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Six new species of rain frogs have been discovered on the eastern slopes of the Ecuadorian Andes, according to a statement from Ecuador’s Ministry of the Environment, Water, and Ecological Transition.
The ministry said that three researchers from the Pontifical Catholic University of Ecuador and the National Institute of Biodiversity made the discoveries in Ecuador’s Llanganates and Sangay National Parks, which protect rich and ecologically diverse Amazonian montane forests that are found on mountain slopes.
Professor Santiago Ron, one of the three researchers, told CNN Wednesday that the discovery of six new species of frogs took four years.
“The discovery took place during several expeditions to remote places in the Amazonian cloud forests in 2008, 2015 and 2017. After that, we analyzed the data and wrote the publication,” he said.
The frogs all belong to the genus Pristimantis, which includes more than 569 species that live as far north as eastern Honduras and Panama through the Andes to Bolivia, north Argentina, and Brazil, according to a study on the discovery published in the journal PeerJ. Unlike many frogs, they do not depend on water bodies for reproduction, laying eggs on land.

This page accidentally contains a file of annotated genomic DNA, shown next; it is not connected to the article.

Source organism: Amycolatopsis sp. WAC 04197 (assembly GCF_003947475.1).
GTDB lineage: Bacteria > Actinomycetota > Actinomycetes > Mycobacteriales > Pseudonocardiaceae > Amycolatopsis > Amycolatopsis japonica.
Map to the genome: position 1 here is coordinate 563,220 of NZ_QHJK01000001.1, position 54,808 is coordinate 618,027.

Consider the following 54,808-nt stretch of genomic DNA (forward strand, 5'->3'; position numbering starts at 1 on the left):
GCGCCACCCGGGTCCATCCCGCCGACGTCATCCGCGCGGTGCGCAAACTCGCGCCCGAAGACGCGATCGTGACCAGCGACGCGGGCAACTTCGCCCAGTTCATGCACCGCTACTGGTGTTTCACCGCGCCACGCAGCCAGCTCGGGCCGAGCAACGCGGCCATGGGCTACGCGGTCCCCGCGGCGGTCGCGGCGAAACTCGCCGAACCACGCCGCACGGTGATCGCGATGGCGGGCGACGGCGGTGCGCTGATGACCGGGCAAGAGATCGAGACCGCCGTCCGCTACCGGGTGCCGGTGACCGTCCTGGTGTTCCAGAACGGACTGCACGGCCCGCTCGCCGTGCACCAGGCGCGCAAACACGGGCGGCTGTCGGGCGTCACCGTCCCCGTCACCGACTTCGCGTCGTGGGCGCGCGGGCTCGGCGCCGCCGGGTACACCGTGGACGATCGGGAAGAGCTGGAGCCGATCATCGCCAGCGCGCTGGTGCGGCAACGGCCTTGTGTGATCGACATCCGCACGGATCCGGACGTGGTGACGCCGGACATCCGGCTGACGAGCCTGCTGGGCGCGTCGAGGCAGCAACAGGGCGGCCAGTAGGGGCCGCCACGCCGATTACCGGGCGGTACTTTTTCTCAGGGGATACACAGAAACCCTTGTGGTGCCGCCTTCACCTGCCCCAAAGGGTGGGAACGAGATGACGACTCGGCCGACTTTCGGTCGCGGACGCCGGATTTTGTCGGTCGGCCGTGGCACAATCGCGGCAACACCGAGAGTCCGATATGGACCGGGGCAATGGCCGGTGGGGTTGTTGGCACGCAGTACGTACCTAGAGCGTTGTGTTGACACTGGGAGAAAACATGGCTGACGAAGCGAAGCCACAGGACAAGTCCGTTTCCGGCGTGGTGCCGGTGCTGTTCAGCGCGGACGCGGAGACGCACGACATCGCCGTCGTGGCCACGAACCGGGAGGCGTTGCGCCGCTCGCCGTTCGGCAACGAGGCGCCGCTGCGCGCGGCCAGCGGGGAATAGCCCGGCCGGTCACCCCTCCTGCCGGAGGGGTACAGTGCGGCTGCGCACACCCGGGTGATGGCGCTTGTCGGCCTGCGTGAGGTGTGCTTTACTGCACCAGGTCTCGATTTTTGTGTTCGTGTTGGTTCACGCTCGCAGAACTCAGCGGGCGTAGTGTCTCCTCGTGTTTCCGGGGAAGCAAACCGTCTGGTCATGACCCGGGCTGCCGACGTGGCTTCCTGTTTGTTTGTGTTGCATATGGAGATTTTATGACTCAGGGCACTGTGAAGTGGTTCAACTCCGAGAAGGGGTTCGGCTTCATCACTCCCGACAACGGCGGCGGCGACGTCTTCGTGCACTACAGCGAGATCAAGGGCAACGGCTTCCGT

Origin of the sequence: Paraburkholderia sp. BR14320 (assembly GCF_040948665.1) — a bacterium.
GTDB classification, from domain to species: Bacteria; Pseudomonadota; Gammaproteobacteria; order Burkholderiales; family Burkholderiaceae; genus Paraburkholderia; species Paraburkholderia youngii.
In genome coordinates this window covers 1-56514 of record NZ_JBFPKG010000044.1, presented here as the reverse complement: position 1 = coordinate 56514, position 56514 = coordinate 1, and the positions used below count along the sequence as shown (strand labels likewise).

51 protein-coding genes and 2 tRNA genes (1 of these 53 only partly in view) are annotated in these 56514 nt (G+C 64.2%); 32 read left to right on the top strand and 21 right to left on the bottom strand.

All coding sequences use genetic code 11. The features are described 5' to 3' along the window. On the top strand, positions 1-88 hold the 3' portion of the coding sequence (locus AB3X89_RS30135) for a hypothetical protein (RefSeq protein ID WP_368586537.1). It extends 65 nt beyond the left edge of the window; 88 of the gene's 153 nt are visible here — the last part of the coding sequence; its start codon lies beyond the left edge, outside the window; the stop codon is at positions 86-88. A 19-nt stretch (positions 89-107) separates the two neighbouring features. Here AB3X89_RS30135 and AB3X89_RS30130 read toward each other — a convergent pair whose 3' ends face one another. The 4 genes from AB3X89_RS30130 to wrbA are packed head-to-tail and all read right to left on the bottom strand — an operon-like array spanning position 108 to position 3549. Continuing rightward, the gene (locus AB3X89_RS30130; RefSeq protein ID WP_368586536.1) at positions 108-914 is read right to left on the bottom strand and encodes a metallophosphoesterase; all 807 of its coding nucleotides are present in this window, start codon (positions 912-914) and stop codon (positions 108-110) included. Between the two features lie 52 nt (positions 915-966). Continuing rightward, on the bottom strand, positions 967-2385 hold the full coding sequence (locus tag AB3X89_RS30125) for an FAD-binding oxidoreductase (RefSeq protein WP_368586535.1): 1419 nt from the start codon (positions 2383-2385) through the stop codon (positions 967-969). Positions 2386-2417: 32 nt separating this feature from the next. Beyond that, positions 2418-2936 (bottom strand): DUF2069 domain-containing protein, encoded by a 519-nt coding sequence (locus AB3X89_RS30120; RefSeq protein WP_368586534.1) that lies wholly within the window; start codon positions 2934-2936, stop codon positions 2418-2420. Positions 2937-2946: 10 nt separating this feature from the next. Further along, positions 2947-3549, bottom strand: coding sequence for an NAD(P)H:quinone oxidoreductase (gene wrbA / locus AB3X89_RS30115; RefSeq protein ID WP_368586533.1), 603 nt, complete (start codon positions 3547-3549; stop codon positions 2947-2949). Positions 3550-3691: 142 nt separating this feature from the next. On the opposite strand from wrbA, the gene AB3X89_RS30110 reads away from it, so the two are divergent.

Ron said that they named one of the frogs “resistencia” (resistance) as a homage to environmental advocates who have been killed in Latin America for defending nature. “During the last 10 years, Latin America has been the most dangerous region for environmental advocates,” he said.
Given a lack of information on the populations of these rain frogs, the researchers recommended assigning these new species to the Data Deficient category in the International Union for Conservation of Nature Red List – a system for classifying species at high risk of extinction, the ministry said.
Ecuador has 669 amphibian species, making it the third most diverse country in the world after Brazil and Colombia, Ron said.